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Prop. 88 Seeks to Fund Education Programs through $50 Property Tax


San Diego County voters will face a number of school funding choices on Election Day. So far Proposition 1D, the $10 billion state school bond measure, has captured most of the attention. But voters will also be asked to decide Prop. 88. If approved, the initiative would set a financial precedent in California. KPBS Education Reporter Ana Tintocalis takes a closer look.  

Prop. 88 supporters say the measure will help schools like Edison Elementary in City Heights. Edison recently added three new buildings and two play-areas to accommodate the growing number of students. Teachers are grateful for the extra space, but say enrollment is still too high. They say too many students per class hurts the learning experience. Paul Mitchell is director of EdVoice, an advocacy group backing Prop. 88.

Mitchell: What Proposition 88 does is instead of just funding the actual facilities, it funds what actually goes into the classrooms.

The measure would help pay for class-size reduction programs, instructional materials, and school safety measures in schools across the state. Here’s how it would work: California property owners would be taxed $50 for each piece of property they own. The measure would be written into the California Constitution, making it a permanent tax. Mitchell says that ensures the money would be protected. 

Mitchell: This money is sequestered away from all that politics. And this money will be spent specifically on these matters. That’s why it's in the Constitution. And it cannot be amended by the Legislature. They cannot decide in five years that, hey wait, now we want to spend this money on a different project.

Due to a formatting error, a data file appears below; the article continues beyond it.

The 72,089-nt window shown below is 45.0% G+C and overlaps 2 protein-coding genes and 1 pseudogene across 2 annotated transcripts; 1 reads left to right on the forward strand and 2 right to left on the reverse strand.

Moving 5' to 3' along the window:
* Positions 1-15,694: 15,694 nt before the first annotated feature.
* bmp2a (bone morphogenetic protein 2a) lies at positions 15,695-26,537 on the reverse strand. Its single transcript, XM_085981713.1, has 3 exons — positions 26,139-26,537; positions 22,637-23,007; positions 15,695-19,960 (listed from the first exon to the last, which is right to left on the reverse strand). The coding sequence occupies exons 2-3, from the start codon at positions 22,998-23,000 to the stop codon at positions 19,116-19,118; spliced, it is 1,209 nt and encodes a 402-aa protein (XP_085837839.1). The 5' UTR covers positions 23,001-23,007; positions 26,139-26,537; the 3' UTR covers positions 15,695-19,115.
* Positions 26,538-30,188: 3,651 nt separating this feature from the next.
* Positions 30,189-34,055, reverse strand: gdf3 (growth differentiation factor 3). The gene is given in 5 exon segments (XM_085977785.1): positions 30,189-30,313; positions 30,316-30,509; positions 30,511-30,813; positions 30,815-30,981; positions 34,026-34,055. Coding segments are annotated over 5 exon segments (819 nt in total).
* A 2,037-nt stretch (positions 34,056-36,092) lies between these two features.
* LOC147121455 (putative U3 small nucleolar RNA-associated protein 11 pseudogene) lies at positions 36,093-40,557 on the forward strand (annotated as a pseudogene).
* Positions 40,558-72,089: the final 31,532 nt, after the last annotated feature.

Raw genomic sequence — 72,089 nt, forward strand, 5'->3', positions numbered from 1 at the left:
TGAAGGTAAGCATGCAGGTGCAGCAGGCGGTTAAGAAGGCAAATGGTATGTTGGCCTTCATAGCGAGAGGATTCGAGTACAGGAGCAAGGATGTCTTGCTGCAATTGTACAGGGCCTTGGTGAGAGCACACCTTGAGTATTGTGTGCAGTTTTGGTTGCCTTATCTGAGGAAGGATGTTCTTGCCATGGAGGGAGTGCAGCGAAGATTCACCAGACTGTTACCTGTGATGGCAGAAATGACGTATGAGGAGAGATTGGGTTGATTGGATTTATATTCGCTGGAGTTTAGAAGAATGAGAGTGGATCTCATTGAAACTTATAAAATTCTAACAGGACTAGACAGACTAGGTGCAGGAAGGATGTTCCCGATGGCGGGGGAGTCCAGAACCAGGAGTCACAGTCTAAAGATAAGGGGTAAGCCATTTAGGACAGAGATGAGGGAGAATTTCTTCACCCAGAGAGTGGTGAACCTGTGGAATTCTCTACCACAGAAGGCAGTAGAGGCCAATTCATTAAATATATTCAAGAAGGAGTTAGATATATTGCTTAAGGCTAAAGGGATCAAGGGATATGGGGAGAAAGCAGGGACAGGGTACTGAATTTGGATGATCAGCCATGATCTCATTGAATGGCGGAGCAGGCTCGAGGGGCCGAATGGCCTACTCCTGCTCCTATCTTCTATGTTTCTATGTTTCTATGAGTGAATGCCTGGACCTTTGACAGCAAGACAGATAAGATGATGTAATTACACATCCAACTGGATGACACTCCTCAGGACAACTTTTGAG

The tax would generate an estimated $450 million. The money would go directly to local schools and school districts.

But Prop. 88 opponents say it would set a dangerous precedent in California. Critics say the measure exploits a loophole in Prop. 13. The 30-year-old measure requires a two-thirds vote to approve any local property tax. Prop. 88 requires only a simple majority. San Diego County Taxpayers Association president Lani Lutar says Prop. 88 would encourage special interests to pass more and even bigger state property taxes to fund specific cases.

Lutar: That’s what so troubling about the measure. Another provision which is of concern in this measure --if these programs are found to be ineffective, there’s no sunset period and the tax will continue.

The California PTA and the California School Boards Association are opposing Prop. 88. But not because they object to the Prop. 13 loophole. These education groups say $450 million is not enough to pay for class-size reduction programs, textbooks and new school safety measures at all schools. That’s something the Legislative Analyst Jennifer Kuhn points out. She says it would take at least $470 million to support the programs, and that cost would most likely go up each year.

Kuhn: The proposition is silent on to how it would be adjusted over time. So without subsequent action it would remain a $50 flat rate.

Kuhn says the programs would have to be scaled back because there will not be enough money to cover the costs. Prop. 88 would be the first statewide property tax since 1910 if voters approve the measure.

While some California educators are lukewarm on Prop. 88, one measure they are all rallying behind is Prop. 1-D – the $10 billion state school bond measure. If approved, the money would help school districts repair, modernize and build new facilities over the next two years. The measure is part of a larger infrastructure package to rebuild California. Although critics object to putting California further in debt. Ana Tintocalis, KPBS News.

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